The Southern Workers Assembly received the following statement from a group of pharmacy workers that support the movement for a strike at Walgreens and CVS from October 30 to November 1. The SWA stands in solidarity with the workers at these chains and beyond that are fighting for a better life for pharmacy workers. The struggle at Walgreens and CVS is in the interest of the entire working class — including all of the working people that depend on overworked, hard-pressed pharmacy workers to safely fill their prescriptions and provide them with vaccinations and other needed health services. Ultimately, it is through worker organization, collective power, and class struggle that we will be able to force the bosses to grant major concessions — and create a better workplace, a better life, and a better world for our class. Solidarity with Walgreens and CVS workers!
“There is a time when the operation of the machine becomes so odious, makes you so sick at heart, that you can’t take part; you can’t even passively take part, and you’ve got to put your bodies upon the gears and upon the wheels, upon the levers, upon all the apparatus, and you’ve got to make it stop…” — Mario Savio
Since the beginning of the COVID-19 pandemic, pharmacies have taken on significant responsibilities for public health which were unprecedented up until that crisis. Healthcare workers have been stretched to their limits trying to provide care in a system which incentivizes cutting corners, overextending staff, and pushing the boundaries of safety in the aim of maximizing profits and revenue. The current system of healthcare is not sustainable financially, socially, or ethically; the United States and its residents spend more money than any other country to achieve outcomes which are below many of its economic peers. We continue to face racial, gender, and ethnic inequality in healthcare which has been ongoing for decades. The workers who choose to work within this system have been driven to take drastic action to address the shortcomings of the U.S. healthcare machine; nurses, physicians, and other healthcare staff have formed unions, participated in various strikes, and led other direct action campaigns. Such struggles have had noticeable effects on many private and public healthcare institutions and have forced change when it otherwise would not have come.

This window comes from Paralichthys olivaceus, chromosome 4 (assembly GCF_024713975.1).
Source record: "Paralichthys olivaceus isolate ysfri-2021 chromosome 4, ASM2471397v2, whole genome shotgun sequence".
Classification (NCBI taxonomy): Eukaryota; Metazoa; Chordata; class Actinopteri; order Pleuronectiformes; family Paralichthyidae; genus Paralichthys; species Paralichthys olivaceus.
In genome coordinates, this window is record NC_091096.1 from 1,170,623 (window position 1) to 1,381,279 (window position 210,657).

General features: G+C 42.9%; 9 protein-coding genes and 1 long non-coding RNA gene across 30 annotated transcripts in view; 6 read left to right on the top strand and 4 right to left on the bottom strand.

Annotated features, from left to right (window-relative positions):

Now, it is time for pharmacists, pharmacy technicians, and those laborers who work in solidarity with them to stand up and be counted among those willing to fight against a system which is unsustainable. From October 30 to November 1, staff at Walgreens and CVS will participate in an informal walkout in protest of perpetually understaffed workplaces, excessive workload and responsibilities, and pressure from management to meet unachievable expectations. These issues affect our ability to properly and safely care for the patients who entrust us with their health and wellbeing.
In short, our desires are simple and altogether reasonable: we desire a competitive wage for pharmacy technicians, adequate staffing of pharmacists and technicians in critical pharmacies which are struggling to perform their duties in a safe and timely manner for our patients, additional support staff for seasonal duties such as vaccination, and a change in workplace culture to prioritize safety. These accommodations can be implemented at any time and there exists the means to enact them. We implore those able to make these changes to act expediently and durably, lest the system collapse under the weight of shortsighted greed.